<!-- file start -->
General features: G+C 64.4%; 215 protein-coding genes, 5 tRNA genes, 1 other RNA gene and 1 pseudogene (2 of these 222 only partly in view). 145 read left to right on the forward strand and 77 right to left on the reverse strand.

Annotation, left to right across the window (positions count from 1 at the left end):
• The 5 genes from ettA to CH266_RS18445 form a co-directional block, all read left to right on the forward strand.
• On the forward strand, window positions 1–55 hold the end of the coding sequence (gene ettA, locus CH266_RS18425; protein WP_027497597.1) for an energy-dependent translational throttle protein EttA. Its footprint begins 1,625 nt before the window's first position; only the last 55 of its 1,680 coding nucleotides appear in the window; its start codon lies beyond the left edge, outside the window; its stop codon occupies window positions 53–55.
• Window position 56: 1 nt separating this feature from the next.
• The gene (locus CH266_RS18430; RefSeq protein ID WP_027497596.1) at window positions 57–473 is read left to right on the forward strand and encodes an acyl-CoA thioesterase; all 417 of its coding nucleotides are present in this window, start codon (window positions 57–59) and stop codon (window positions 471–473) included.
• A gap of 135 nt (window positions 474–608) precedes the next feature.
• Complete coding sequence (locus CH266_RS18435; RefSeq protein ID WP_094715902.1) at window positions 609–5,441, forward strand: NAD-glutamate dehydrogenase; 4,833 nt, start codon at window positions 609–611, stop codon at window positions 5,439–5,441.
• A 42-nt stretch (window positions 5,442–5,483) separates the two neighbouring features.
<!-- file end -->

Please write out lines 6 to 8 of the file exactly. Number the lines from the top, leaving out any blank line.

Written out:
• The gene (locus CH266_RS18430; RefSeq protein ID WP_027497596.1) at window positions 57–473 is read left to right on the forward strand and encodes an acyl-CoA thioesterase; all 417 of its coding nucleotides are present in this window, start codon (window positions 57–59) and stop codon (window positions 471–473) included.
• A gap of 135 nt (window positions 474–608) precedes the next feature.
• Complete coding sequence (locus CH266_RS18435; RefSeq protein ID WP_094715902.1) at window positions 609–5,441, forward strand: NAD-glutamate dehydrogenase; 4,833 nt, start codon at window positions 609–611, stop codon at window positions 5,439–5,441.